On-demand has changed everything. Back when The Killing became a national talking point, latecomers raced to bring themselves up to speed with the linear broadcast before episodes fell off iPlayer. Today, there’s never been a better time to be a viewer - though with such an overload, coupled with an ever-escalating news cycle, you can’t see ’em all.
Confession time: Succession remains on the TV equivalent of my teetering bedside pile of unread books. I have never finished Mad Men, The Sopranos nor The Wire, despite each of them being my favourite ever shows at the time. And I’ve come to terms that I’ll probably never get round to Breaking Bad or Better Call Saul.
Conversely, no matter how many people I urge to watch HBO’s Barry, knowing they will fall in love with it, I still find few takers. Is it the will-this-do title that puts people off?
Yet even now everything’s on demand, TV still has the means to thrill and surprise. Let’s hope commissioners continue to sniff out the form-breaking successors to Joe Barton’s alternatively funny and tragic anime- and dance-inflected Giri/Haji, Michaela Coel’s dazzling I May Destroy You or Damon Lindelof’s thrilling retelling of US race relations in Watchmen.
I came *this* close to falling for Inside Number 9’s Halloween special, even watching on an iPlayer delay, while David Lynch’s Twin Peaks resurrection in 2017 remains a benchmark: announce it’s happening, the number of episodes and the full cast list, then release weekly with no information beyond a cryptic episode title.
Let everyone enjoy in the moment, spoiler free. Oh, and wrongfoot and dumbfound them eight episodes in with a spine-tingling black-and-white journey into the heart of an atomic bomb that doubles as a creation myth that spins the show’s entire history on its head.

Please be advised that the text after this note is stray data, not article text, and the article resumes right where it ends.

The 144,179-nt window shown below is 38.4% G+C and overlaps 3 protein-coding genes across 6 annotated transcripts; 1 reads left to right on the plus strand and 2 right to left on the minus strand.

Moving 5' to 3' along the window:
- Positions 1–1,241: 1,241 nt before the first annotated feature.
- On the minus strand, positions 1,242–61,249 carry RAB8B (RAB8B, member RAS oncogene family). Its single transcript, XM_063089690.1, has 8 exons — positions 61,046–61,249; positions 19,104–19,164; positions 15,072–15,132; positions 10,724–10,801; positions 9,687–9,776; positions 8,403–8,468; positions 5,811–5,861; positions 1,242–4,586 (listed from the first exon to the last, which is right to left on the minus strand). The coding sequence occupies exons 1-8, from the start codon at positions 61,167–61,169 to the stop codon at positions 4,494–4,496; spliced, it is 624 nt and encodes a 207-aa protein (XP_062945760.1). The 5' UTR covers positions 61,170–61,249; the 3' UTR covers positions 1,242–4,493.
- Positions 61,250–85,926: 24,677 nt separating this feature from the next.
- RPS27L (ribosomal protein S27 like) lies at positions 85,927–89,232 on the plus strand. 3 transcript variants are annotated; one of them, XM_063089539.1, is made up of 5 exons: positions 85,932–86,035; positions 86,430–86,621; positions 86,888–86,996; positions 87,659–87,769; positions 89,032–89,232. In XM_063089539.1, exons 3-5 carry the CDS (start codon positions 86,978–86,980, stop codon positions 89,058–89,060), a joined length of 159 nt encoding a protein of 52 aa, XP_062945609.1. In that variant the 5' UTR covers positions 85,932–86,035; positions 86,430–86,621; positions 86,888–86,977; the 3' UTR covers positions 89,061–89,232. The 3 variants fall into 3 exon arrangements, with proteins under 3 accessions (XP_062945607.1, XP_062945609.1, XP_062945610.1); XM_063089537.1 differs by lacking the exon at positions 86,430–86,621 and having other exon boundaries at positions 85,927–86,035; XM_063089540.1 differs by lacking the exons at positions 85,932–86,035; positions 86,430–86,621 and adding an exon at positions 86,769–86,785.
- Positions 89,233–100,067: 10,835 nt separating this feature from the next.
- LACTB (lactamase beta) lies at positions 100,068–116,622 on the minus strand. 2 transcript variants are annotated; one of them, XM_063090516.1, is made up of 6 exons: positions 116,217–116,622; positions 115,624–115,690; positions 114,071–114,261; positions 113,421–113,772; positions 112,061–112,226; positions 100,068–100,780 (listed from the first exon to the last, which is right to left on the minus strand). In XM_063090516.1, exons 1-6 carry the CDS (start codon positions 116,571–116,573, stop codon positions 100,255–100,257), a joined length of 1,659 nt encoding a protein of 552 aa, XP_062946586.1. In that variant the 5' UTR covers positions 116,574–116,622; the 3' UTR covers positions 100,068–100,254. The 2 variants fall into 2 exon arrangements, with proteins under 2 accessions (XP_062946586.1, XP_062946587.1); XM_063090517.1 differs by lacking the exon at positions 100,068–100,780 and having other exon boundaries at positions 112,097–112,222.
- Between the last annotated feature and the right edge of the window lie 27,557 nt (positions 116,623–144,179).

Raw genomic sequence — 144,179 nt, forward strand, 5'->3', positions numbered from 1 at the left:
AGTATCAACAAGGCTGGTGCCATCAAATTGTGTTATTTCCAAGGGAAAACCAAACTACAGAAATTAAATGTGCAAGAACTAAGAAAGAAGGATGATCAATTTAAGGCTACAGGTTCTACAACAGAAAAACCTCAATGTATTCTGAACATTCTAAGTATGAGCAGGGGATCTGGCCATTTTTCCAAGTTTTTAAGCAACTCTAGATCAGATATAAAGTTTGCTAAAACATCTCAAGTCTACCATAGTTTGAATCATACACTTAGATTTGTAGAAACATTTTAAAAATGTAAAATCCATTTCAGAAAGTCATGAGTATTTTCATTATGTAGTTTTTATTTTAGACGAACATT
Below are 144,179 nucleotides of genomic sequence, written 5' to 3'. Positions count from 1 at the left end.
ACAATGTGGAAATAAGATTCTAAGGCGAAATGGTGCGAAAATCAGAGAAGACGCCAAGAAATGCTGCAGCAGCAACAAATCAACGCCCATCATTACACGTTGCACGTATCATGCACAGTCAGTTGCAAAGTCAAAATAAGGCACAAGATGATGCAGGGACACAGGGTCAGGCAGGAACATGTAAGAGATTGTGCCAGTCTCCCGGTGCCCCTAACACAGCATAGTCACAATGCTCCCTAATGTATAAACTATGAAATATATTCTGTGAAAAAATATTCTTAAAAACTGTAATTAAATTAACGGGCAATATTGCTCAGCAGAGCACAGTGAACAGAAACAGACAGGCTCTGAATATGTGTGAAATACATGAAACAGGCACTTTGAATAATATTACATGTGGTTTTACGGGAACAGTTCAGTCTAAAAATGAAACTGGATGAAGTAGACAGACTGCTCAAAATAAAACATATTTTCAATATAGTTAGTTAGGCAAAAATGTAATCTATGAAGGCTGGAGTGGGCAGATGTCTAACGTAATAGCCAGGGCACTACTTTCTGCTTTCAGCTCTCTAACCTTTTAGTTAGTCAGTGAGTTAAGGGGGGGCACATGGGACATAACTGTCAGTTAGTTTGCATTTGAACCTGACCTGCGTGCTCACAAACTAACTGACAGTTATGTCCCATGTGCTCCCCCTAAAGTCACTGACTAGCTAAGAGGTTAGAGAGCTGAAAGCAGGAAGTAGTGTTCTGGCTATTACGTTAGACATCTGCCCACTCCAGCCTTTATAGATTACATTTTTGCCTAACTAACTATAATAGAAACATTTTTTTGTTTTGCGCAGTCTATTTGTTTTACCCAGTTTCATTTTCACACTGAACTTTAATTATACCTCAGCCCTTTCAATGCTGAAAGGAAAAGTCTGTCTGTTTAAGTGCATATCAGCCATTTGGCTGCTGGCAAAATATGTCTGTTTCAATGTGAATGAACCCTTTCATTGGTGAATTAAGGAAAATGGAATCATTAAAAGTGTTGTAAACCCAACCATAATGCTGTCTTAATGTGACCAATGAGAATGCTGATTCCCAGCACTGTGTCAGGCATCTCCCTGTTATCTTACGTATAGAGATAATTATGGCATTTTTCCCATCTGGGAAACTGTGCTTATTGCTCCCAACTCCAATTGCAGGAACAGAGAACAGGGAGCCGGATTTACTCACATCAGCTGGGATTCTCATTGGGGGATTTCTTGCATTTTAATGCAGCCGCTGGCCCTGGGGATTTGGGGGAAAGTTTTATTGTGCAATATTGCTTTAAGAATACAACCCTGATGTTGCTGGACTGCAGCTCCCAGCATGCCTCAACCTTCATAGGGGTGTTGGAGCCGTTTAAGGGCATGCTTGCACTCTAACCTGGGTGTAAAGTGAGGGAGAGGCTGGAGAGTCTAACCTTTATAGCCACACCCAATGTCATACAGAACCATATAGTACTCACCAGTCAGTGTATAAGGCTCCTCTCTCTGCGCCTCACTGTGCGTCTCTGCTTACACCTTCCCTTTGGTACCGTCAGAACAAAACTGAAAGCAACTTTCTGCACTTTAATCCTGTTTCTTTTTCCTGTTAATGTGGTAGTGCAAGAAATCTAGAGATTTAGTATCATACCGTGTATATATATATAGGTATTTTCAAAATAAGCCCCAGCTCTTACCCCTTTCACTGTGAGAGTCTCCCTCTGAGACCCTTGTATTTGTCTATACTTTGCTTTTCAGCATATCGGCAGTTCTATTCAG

Finally, everyone loves a list, so here’s my purely subjective selection - not strictly of the best shows of the past 13 years, but the most feelgood ones, whose humanity and kindness shines through. Here’s to more great telly - and hats off to all those who pour their heart into making it.
Marvellous (BBC2, 2014) Playful, funny and wise. Pete Bowker at the peak of his game. See also: The A Word.
Detectorists (BBC4, 2014-2017) Substitute University Challenge for Only Connect and you basically have early-morning banter in the Broadcast office.
Young @ Heart (Channel 4, 2007) Profoundly moving documentary about a choir of elderly people. Officially impossible to watch a man wheezing his way through Coldplay’s Fix You in tribute to his recently departed bandmate without breaking into a puddle of tears.
Broad City (Comedy Central 2014-2019) Fresh, silly, filthy, surreal, wise, humane and anchored by the best friendship on TV.
Home (Channel 4, 2019-2020 and hopefully beyond) A timely tale, shot through with kindness and heart.
Community (NBC, 2009-1015) Genre-hopping comedy that takes the sitcom ground zero of ‘strangers stranded together’ to the extreme.
Grayson’s Art Club (Channel 4, 2020) The best show to come out of lockdown from one of the UK’s sharpest presenters and interviewers of the public.
Sex Education (Netflix, 2019-present) The funny, sexy, honest, odd, equal-opportunity show we all wished was on when we were teenagers.
Mortimer and Whitehouse: Gone Fishing (BBC2, 2018-present) Yes, middle-aged men travelogues are two-a-penny but I could watch this pair ponder the meaning of life and falling over all day.
The Good Place (NBC, 2016-2020) Philosophy goes primetime, its moral quandaries shot through with absurd sight gags.
The Great British Bake Off (BBC, Channel 4, 2010-present) Less a competition, more a group hug with recipes. The anti-Apprentice.
Horrible Histories: We’re History (CBBC, 2015). Series closing song’s epic sweep, from the Stone Age to the 20th century, is all the more bittersweet for being the swansong for the original cast and team.
Joe Pera Talks with You (Adult Swim, 2018-present) Short and sweet, modest and beautifully scored: small-town wisdom hasn’t been this well captured since Northern Exposure.